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J Immunol. 2013 Mar 15;190(6):2682-91. doi: 10.4049/jimmunol.1202534. Epub 2013 Feb 13.

Human neonatal naive CD4+ T cells have enhanced activation-dependent signaling regulated by the microRNA miR-181a.

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Department of Pediatrics, Program in Immunology, Institute for Immunity, Transplantation and Infection, Stanford University School of Medicine, Stanford, CA 94305, USA.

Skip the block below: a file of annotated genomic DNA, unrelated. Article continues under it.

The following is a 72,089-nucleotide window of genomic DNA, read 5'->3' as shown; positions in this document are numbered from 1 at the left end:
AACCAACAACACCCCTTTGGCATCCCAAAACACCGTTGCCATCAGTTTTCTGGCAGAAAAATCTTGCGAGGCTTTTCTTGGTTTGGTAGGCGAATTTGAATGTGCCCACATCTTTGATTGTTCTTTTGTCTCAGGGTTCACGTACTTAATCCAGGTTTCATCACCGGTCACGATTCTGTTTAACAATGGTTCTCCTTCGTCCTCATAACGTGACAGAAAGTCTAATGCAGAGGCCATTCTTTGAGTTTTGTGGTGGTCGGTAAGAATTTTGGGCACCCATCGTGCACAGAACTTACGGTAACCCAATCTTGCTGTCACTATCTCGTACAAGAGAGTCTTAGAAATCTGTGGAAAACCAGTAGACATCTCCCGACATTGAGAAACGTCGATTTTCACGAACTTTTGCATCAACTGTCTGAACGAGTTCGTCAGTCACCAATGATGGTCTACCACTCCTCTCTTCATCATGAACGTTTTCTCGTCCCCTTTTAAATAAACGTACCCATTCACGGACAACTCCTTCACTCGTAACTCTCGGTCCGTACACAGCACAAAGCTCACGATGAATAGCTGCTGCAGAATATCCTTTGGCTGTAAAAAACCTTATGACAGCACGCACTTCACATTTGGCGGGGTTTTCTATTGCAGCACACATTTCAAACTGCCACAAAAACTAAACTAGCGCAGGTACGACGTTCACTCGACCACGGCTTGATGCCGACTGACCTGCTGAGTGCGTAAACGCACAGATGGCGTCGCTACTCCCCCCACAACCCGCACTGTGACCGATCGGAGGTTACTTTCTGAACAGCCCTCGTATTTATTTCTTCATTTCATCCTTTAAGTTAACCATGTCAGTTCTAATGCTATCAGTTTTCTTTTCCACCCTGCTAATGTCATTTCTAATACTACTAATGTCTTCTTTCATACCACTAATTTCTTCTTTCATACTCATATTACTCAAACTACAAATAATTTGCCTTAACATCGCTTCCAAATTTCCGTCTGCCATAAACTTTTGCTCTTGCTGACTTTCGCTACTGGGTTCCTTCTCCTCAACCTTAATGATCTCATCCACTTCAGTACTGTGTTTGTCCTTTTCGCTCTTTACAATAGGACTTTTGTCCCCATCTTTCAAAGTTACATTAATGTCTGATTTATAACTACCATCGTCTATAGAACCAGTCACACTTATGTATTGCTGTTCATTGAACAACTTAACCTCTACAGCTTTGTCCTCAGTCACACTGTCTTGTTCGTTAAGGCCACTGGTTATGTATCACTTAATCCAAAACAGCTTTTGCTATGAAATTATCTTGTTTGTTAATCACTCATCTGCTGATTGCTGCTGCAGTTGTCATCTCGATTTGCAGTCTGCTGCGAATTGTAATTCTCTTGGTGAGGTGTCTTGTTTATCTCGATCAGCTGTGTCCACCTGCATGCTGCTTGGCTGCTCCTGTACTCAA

Compared with older children and adults, human neonates have reduced and delayed CD4(+) T cell immunity to certain pathogens, but the mechanisms for these developmental differences in immune function remain poorly understood. We investigated the hypothesis that impaired human neonatal CD4(+) T cell immunity was due to reduced signaling by naive CD4(+) T cells following engagement of the αβ-TCR/CD3 complex and CD28. Surprisingly, calcium flux following engagement of CD3 was significantly higher in neonatal naive CD4(+) T cells from umbilical cord blood (CB) compared with naive CD4(+) T cells from adult peripheral blood. Enhanced calcium flux was also observed in adult CD4(+) recent thymic emigrants. Neonatal naive CD4(+) T cells also had higher activation-induced Erk phosphorylation. The microRNA miR-181a, which enhances activation-induced calcium flux in murine thymocytes, was expressed at significantly higher levels in CB naive CD4(+) T cells compared with adult cells. Overexpression of miR-181a in adult naive CD4(+) T cells increased activation-induced calcium flux, implying that the increased miR-181a levels of CB naive CD4(+) T cells contributed to their enhanced signaling. In contrast, AP-1-dependent transcription, which is downstream of Erk and required for full T cell activation, was decreased in CB naive CD4(+) T cells compared with adult cells. Thus, CB naive CD4(+) T cells have enhanced activation-dependent calcium flux, indicative of the retention of a thymocyte-like phenotype. Enhanced calcium signaling and Erk phosphorylation are decoupled from downstream AP-1-dependent transcription, which is reduced and likely contributes to limitations of human fetal and neonatal CD4(+) T cell immunity.

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